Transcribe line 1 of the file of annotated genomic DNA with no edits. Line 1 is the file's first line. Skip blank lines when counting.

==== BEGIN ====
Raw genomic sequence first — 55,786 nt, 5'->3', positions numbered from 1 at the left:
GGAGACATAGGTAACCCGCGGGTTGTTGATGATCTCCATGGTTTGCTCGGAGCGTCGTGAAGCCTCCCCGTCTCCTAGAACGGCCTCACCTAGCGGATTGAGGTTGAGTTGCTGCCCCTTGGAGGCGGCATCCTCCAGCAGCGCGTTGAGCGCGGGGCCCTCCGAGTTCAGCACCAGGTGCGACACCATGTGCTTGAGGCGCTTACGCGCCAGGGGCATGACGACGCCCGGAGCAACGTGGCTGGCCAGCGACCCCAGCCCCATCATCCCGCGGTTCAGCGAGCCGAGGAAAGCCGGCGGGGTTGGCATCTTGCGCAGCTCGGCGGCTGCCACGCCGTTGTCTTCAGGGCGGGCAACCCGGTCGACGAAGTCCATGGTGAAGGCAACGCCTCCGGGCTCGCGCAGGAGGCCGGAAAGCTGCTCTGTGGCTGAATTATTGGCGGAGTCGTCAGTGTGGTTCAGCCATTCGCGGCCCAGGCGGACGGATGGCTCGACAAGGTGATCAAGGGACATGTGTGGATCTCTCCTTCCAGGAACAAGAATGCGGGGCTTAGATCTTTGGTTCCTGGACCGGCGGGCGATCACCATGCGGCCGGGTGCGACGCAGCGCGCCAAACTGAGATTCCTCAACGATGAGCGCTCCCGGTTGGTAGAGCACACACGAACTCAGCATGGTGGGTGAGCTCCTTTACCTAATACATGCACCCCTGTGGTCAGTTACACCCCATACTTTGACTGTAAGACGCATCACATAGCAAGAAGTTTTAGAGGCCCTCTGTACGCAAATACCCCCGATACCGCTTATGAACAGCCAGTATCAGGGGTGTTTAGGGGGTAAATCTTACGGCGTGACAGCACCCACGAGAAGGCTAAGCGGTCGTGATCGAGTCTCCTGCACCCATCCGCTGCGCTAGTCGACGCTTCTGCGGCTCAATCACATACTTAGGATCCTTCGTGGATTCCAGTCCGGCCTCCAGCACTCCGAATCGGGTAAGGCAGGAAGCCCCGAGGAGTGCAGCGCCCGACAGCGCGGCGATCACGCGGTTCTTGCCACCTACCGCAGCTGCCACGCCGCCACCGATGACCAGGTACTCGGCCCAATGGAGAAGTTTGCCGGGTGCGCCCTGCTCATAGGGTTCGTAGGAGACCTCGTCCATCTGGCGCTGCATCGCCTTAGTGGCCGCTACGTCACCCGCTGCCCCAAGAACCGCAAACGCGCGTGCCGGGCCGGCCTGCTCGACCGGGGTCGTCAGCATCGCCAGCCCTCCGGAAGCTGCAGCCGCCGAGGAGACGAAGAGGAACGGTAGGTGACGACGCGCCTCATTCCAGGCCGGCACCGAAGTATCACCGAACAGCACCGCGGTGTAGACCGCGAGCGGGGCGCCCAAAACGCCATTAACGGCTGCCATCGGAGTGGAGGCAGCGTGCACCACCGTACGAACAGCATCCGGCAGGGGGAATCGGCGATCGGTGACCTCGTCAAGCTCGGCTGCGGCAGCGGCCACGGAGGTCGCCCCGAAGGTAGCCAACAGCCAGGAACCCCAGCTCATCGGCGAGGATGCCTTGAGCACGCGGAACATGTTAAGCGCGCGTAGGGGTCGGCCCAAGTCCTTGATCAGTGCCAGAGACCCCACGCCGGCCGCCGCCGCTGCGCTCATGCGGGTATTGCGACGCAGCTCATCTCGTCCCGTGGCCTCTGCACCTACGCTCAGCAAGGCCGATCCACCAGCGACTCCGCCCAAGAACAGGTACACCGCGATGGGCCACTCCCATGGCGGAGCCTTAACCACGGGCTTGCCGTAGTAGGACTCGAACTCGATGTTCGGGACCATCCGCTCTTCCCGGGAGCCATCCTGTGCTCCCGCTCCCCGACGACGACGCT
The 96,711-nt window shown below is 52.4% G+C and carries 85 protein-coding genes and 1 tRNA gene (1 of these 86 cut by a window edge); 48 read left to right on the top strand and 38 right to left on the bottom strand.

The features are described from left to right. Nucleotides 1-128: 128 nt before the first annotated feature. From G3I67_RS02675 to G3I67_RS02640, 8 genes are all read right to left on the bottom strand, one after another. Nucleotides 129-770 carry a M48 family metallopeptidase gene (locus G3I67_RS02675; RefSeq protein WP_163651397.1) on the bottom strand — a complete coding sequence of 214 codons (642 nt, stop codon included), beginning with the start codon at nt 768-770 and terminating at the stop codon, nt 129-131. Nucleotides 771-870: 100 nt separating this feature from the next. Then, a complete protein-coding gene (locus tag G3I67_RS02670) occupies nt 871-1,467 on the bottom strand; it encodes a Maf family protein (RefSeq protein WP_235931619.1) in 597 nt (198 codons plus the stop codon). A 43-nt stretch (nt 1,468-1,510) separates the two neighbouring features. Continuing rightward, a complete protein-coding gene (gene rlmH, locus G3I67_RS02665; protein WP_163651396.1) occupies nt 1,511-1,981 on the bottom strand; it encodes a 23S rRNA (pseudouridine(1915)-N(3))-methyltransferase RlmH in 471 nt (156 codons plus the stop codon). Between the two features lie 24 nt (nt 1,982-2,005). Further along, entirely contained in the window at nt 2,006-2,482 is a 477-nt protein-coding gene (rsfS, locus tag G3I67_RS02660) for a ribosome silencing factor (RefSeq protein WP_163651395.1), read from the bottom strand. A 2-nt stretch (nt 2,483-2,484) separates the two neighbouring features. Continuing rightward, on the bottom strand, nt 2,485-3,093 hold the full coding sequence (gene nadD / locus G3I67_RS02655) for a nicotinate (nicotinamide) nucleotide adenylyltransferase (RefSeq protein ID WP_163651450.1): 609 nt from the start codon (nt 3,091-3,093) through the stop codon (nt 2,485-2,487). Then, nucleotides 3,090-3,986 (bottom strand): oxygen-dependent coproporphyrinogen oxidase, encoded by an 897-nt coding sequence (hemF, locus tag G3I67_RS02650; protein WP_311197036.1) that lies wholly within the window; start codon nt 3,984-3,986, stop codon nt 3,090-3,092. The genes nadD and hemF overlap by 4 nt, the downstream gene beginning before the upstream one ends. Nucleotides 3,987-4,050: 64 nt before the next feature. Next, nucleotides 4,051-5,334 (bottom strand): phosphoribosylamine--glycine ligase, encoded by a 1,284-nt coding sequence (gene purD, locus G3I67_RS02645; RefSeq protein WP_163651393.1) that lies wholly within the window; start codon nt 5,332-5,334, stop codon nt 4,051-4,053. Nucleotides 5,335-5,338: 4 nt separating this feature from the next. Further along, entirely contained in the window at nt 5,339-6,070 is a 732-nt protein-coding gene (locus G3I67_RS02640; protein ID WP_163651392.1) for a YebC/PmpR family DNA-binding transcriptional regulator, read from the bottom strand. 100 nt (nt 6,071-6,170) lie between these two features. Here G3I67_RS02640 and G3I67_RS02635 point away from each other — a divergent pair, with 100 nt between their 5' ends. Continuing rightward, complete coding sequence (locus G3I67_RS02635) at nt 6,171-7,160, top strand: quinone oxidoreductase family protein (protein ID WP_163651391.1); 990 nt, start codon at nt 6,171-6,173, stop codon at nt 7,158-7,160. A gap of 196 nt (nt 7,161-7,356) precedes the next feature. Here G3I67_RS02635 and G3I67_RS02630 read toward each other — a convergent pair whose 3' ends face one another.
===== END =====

Raw genomic sequence first — 55,786 nt, 5'->3', positions numbered from 1 at the left: